In addition to improving safety and saving money, another reason for homeowners to replace their water heaters when upgrading the heating system is convenience. Just as contractors dread callbacks to past jobsites, customers want disruptive home improvements completed efficiently and conveniently at one time. When each contractor visit means a day of missed work, homeowners appreciate combining multiple projects and the confidence of having new space- and water-heating systems.
Homeowners usually don’t think about replacing their water heaters until they wake up on a cold morning and stumble to the shower only to find they have no hot water. By then, customers are limited to choosing a new model from whatever the contractor has on hand. Beyond the unpleasant cold shower, this costs customers in the long run if they are stuck with an inefficient water heater and higher energy costs for years to come.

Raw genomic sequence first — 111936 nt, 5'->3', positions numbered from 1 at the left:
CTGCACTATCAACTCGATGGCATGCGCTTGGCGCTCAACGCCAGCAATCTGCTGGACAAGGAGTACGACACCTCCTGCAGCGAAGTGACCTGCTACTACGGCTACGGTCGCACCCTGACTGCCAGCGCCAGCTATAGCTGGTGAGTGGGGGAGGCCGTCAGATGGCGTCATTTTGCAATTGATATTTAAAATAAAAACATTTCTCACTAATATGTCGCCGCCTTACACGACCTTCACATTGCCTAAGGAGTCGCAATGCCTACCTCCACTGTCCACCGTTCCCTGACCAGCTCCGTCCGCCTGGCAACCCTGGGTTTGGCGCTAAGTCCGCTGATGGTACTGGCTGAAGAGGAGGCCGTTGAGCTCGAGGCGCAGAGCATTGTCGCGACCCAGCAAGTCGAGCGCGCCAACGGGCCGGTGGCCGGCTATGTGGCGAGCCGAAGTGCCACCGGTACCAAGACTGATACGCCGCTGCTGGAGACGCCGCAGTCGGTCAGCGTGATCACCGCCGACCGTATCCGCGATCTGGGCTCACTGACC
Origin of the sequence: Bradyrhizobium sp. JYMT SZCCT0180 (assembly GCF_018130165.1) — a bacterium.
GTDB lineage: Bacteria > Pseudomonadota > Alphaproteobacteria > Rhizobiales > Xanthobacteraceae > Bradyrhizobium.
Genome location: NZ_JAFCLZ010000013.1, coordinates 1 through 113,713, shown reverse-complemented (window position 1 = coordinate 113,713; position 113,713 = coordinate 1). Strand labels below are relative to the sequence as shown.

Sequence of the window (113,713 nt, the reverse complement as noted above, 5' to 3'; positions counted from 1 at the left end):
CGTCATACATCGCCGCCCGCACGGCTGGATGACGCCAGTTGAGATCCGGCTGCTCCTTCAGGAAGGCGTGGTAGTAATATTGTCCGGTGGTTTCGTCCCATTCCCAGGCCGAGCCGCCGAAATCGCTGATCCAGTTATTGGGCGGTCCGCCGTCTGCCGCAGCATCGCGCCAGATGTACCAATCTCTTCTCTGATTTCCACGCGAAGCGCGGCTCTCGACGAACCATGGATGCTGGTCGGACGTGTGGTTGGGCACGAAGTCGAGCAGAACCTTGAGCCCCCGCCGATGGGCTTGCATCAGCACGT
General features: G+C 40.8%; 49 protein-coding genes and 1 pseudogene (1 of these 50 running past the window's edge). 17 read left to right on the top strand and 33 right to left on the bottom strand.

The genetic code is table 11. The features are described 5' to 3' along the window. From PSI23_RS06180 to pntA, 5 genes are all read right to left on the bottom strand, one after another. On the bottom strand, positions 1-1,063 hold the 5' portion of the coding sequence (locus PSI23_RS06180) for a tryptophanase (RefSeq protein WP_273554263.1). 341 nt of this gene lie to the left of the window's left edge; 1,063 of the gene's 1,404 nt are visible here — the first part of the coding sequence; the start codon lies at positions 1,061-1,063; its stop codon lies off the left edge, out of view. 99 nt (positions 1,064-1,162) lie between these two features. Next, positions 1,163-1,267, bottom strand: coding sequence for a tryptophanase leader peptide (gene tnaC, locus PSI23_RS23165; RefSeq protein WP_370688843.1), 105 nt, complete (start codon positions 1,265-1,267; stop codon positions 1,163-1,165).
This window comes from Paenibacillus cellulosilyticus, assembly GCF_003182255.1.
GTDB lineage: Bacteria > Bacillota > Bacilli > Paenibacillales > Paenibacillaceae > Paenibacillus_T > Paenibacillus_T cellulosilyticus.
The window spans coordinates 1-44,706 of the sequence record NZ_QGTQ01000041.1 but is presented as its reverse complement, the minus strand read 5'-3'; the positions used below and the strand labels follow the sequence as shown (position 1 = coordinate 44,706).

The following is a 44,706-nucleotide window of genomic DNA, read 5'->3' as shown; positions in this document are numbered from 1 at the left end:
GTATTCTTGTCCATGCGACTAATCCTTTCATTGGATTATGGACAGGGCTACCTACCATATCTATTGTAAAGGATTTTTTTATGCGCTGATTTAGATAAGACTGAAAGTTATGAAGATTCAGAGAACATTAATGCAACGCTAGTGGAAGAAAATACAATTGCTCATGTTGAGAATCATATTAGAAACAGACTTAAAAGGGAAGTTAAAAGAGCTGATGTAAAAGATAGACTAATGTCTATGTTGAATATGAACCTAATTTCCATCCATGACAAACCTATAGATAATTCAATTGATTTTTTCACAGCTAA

The average lifespan of a home water heater is between 10 and 15 years, but this varies depending on use, water quality and maintenance. These signs can indicate a water heater is on the brink of failure:
- Rusty water. Hot water that turns reddish or leaves rust streaks in the bathroom is a sign the water heater needs to be replaced soon, especially if the unit is nearing the end of its useful life. If the water heater is only a couple of years old, a replacement anode rod and tank flushing may suffice.
- Leaking. Look for water pooled around water connections above the tank, as well as under and around the water heater. When the unit is leaking, it is nearing its final days. A pinhole leak will grow quickly.